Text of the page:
That night, the stars tattooed the sky with their drawings. The moon hung low, a creamy beam shining onto the cloak of darkness that enveloped the world. The houses and trees appeared more like shadows on the landscape rather than three-dimensional objects. It was the night before.
When I woke up the next morning, I would be going to school. This year, however, would be different.
In the past, it had felt like I was living the same school year over and over again, changing grade levels but never really changing as a person. It was on this night when I made the decision that this school year was going to be so different from all the other years that had piled up inside my mind, blending together into a blur of pencils, tests and stress.
Sitting on the cusp of a fresh beginning makes you question the staleness of all your other endings. Although I have said to myself that this year would be different more than one time, I never made them different. Never before had I put in the hard work to make a change. However, now, I was determined to make this beginning, middle and end the combination of an amazing year, despite the impending troubles that the coronavirus is promising.
Although the moon was near the apex of the sky and my hours were quickly fading into the next day, I decided to make a mental list. Staring up into the vast depths of the sky, I decided to explore my equally open mind, figuring out what I really wanted to do this year.
In the past, I had weighed myself down with the pressures of expectations and grades, constantly competing against myself. When our biggest enemies become ourselves, it is hard for us to ally with the idea that we are more than good enough. Letting a bad moment in the day ruin the rest of what is good or allowing a bad week to determine the greatness of a month can be a toxic mindset that many of us possess as we go about our daily routine.
This meant that the first thing to change would be my mindset of constant perfection; instead, I would focus on progress. I knew progress couldn’t be measured with a linear graph. It is measured by the sum of what we personally consider victories. It could be a few steps backward, but, overall, it was more steps forward. It could be a loss, but, overall, it was more about learning why you lost.
If I was going to redefine what progress meant to me, I had to honestly figure out what I meant by victories, and that became my second task. Was it some trophy I earn? Some medal I win? Some award I gain? Does progress only consist of victories, as I once believed? Since my goal was to learn how to measure progress more accurately, I decided that I would no longer measure my success by such strict criteria.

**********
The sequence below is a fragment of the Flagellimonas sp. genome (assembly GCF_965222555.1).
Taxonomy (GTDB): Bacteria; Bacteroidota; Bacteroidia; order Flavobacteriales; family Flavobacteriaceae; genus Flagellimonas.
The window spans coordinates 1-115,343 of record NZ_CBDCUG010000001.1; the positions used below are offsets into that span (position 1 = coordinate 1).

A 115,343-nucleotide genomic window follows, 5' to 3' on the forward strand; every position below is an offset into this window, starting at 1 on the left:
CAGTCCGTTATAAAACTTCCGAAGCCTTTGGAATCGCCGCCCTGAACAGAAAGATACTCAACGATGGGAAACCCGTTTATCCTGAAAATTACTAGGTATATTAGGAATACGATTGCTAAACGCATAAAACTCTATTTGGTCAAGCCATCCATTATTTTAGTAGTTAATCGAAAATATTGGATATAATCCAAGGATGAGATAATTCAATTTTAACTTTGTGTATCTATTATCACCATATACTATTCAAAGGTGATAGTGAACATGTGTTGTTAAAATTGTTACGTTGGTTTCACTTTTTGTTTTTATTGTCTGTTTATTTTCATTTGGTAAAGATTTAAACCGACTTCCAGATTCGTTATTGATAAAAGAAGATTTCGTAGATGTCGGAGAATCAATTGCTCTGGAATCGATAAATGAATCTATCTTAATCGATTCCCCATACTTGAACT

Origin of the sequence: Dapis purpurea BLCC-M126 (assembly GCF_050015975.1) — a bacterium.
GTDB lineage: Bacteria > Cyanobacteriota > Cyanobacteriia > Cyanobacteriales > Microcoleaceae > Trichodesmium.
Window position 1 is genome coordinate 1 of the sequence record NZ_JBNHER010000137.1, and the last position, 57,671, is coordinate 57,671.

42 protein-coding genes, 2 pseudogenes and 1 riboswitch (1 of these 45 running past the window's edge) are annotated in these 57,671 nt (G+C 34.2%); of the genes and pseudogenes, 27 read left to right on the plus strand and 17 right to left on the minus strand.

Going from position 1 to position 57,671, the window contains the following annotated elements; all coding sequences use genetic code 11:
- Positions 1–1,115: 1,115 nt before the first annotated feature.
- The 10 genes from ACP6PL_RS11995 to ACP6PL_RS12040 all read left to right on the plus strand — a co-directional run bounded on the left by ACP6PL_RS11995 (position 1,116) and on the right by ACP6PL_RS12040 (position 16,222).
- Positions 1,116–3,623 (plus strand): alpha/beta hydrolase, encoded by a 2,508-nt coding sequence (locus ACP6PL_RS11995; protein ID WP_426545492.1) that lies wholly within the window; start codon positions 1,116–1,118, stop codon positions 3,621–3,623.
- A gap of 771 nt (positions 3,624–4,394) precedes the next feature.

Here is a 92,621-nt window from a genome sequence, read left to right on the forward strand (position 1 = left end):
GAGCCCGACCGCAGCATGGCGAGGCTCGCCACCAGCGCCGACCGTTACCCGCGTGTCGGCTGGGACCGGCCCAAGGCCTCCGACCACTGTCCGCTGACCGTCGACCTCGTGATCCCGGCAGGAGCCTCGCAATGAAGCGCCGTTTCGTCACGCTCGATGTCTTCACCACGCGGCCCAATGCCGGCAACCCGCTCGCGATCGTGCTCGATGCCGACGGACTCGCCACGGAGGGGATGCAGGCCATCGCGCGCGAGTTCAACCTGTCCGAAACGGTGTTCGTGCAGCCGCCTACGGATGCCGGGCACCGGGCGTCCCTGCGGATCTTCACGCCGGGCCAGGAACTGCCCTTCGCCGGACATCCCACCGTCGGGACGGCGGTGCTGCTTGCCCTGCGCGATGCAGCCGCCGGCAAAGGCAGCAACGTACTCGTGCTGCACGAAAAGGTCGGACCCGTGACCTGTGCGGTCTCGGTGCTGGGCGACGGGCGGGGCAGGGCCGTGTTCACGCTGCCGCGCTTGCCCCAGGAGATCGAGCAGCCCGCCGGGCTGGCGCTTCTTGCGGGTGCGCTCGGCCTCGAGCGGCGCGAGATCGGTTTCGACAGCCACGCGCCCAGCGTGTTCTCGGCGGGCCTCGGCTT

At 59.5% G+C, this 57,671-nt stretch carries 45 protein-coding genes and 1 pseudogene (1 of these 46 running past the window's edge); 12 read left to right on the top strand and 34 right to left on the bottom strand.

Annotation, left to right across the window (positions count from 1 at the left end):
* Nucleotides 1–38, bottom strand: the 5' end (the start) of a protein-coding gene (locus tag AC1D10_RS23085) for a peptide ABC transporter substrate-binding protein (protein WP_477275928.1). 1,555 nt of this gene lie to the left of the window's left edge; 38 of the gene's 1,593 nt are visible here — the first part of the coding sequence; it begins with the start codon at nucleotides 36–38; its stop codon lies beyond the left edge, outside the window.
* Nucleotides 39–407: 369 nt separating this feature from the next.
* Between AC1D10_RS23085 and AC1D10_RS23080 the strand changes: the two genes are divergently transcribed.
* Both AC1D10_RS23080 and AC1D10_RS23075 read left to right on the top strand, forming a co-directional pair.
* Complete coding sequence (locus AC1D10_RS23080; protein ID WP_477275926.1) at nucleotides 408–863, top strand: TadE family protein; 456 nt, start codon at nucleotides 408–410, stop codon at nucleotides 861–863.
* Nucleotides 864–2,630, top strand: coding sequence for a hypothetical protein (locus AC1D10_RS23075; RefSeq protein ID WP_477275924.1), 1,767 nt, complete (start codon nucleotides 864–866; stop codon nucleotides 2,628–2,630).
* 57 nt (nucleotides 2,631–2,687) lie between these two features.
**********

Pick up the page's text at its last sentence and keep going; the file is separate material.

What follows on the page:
Instead, I would measure it by how much I learned. When I came out of the classroom, did I remember more information than when I believed I had to be perfect?
I finally decided that I wanted to amass knowledge rather than collect stellar grades. Often, we focus so much on the grade or award that we forget the object of school or life: to keep learning. A loss may be damaging to your superficial success, but a loss can mean so much for your mass of knowledge.
Learning meant paying attention to the present, leading me to my third task: spend more time in the present. The mindset of “when this happens …” can be so dangerous because it leaves us wishing for what could be, rather than appreciating what is. Ignoring the present in favor of the vast future leaves us discontent and wishing for more, as I have learned from years of experience.
Staring up into the endless, open sky that night, I realized that my life shared so many traits with the beautiful sky above me. My life was open to me. There were endless possibilities wherever I choose to create them, but these things would only come to me if I was determined to drop the weight of expectations, strive for progress as defined by my own definition and live in this incredible moment.
Do you see these words? You forget to notice the wonders of language, black ink telling you a story.
Do you see the world around you? It exists, but we forget to notice.
Do you see who you are? Inside all of us, there is progress to be made. There is knowledge to be gained. There is a life to be lived to its fullest.
Emelia Richling is a junior at Northwest High School.
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